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What To Do When Drug Abuse Affects Your Personal & Work Life

What To Do When Drug Abuse Affects Your Personal & Work Life

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If you have problems with drugs, alcohol, or any other addictive substances, you’ll find that your work life will be affected negatively. It is time to look into options to get help and treatment for your addiction, even if it means taking a few months out of your busy professional life to attend rehab. Although taking this time off will probably affect your job, it’s important to get treated.

So, you’ve already taken the step to let your employers know about your problems, and they’ve graciously agreed to give you a few weeks (or months) to deal with the issues. It’s time to look for places where you can get help with your problem.

Treating substance abuse in the workplace is often beyond the abilities of your employers, so you’ll need to take it to the professionals for help. Here are some options to consider when drug abuse affects your personal and work life:

Steps Programs

For those who need structure in their lives and in dealing with their addictions, 10 or 12-step programs can definitely be a help for them. They’ll spend the first few days or weeks of their treatment in a rehab clinic, where they’ll start the first few steps that will lead them down the road to recovery. When they leave the clinic, they’ll need to continue with the other steps on their own. Those uncomfortable with faith-based rehab clinics often find that these steps-based programs work well for them.

Faith-Based Programs

There are many Christian and faith-based programs run by churches and religious organizations around the country, and they have been effective in many cases. The ability to combine faith with recovery is often what makes these programs effective for true believers. However, they’re not always popular among those who espouse different beliefs – or no beliefs. However, if you’re a believer, you’ll want to consider these programs for your rehab. As a busy professional, these are decent options simply because they don’t usually require as much time as some of the others.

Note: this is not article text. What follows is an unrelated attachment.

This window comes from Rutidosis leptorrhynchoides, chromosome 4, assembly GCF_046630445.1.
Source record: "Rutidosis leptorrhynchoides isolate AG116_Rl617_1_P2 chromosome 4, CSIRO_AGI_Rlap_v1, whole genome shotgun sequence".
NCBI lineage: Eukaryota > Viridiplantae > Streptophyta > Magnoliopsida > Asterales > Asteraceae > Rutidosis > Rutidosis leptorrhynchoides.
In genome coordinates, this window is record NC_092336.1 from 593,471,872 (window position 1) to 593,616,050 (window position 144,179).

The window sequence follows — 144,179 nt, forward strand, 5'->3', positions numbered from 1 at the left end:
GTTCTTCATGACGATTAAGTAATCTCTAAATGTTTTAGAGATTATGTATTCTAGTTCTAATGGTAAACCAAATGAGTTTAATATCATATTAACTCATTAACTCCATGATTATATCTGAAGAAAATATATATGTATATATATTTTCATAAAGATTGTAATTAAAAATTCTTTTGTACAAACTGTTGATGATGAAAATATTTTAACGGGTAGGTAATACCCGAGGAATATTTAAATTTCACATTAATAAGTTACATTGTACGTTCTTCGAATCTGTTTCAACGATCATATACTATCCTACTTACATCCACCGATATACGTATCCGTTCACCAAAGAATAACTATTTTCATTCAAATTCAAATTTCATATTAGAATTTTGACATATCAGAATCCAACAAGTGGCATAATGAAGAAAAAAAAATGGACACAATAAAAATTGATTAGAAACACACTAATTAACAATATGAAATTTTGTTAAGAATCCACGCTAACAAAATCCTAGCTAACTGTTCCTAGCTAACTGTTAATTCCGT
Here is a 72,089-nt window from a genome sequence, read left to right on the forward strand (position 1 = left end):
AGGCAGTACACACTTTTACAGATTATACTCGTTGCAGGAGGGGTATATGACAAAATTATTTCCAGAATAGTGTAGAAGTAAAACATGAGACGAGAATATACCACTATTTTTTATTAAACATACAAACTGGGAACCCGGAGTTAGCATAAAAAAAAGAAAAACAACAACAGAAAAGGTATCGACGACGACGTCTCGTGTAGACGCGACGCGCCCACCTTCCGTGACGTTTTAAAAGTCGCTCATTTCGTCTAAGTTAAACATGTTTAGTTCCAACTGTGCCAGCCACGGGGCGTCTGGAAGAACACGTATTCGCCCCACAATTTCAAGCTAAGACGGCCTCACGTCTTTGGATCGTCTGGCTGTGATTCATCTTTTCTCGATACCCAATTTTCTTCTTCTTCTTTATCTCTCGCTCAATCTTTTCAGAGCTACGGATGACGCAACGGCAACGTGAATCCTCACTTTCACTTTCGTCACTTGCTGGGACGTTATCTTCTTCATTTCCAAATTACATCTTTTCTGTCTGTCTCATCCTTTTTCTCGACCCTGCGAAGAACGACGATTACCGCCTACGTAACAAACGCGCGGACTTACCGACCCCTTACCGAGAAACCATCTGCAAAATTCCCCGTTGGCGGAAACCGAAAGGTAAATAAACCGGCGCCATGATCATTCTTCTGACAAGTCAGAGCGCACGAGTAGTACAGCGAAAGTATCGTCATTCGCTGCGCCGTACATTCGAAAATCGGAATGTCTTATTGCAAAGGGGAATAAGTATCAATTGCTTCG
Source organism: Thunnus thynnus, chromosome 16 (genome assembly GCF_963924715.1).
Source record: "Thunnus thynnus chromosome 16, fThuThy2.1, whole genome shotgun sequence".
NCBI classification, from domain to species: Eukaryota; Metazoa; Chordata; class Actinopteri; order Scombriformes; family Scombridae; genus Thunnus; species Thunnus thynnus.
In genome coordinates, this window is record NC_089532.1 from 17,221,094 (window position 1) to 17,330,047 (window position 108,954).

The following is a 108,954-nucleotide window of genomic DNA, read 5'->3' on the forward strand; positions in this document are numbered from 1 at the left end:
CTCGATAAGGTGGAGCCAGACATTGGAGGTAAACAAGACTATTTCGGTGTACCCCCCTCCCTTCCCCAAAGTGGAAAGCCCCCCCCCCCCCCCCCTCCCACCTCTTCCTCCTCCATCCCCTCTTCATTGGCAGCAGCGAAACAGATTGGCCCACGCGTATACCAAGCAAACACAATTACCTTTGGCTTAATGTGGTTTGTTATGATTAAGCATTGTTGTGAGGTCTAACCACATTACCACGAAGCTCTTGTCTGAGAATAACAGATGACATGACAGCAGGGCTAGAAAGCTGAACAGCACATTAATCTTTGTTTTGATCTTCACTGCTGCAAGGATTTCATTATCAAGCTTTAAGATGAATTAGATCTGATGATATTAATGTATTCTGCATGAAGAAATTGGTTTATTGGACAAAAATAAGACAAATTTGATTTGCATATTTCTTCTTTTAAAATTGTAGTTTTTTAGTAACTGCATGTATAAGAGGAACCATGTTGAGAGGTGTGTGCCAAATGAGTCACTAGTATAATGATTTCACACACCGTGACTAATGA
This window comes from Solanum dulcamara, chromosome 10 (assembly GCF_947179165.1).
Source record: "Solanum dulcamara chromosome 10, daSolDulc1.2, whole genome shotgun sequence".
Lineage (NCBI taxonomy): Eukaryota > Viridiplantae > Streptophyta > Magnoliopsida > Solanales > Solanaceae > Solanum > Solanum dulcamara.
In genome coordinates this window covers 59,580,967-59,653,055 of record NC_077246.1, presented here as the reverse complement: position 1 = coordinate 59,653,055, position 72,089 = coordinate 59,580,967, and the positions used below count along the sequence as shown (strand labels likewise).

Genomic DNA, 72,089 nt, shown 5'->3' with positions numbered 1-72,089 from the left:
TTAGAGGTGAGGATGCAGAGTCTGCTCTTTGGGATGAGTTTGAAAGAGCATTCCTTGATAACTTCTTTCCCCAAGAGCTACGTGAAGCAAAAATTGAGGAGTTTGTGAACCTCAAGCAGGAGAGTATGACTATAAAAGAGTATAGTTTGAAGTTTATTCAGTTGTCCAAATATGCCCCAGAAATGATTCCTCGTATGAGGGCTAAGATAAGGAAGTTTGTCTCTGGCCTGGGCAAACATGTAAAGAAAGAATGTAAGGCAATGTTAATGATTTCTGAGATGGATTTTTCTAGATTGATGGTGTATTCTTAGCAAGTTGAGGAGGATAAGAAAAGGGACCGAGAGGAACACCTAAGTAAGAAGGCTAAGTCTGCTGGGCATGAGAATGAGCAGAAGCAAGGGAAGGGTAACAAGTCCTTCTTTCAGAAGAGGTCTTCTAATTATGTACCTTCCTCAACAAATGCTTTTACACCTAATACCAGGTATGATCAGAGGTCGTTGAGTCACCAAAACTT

Gender Specific

Many men and women have a hard time making progress in their addiction when members of the opposite sex are around. This isn’t just the case with sex addicts, but it could be any number of problems that are just compounded when attraction to others is thrown into the mix.

LGBT

For those who are struggling with an addiction as well as their alternative sexuality, there are rehab clinics that cater specifically to lesbians, gays, bisexuals, and transsexuals. These programs are often ideal for those that have taken up an addiction in response to the threats they feel aimed at their lifestyle and sexuality. It’s a safe space where men, women, and transgenders can express their feelings, in any way they choose.

Executive Rehab

For those who need long term drug rehabs or other forms of rehab, executive rehab presents a long-term solution that is comfortable and accommodating. It tends to be more costly than outpatient rehab (where patients only stay for a short time), but patients in this type of rehab live in the clinic or facility for extended periods of time.

This type of rehab is often recommended for those with more serious addictions, as it gives them time to focus on healing and recovering without distractions from the outside world. This may make you worry that you’re putting your career on hold, but the truth is that spending the time and focusing on your problem is the best move for your career.

Co-Occurring Disorders Rehab

Mental health problems are surprisingly common, and many of those struggling with mental disorders often develop addictions as a result. There are facilities that are equipped to treat both mental disorders and addictions, and they specialize in these problems. The name “co-occurring” means that both addiction and mental disorders often take place at the same time, and both require specialized treatment.


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Thomas Littelton Thomas Littelton is a Licensed Mental Health Counselor and graduate from the University of Arizona and works in Maine. With more than 20 years of experience in the mental health field, his main area of focus has been treating individuals who suffer from alcohol and drug dependency issues, along with those who have a lack of impulse control.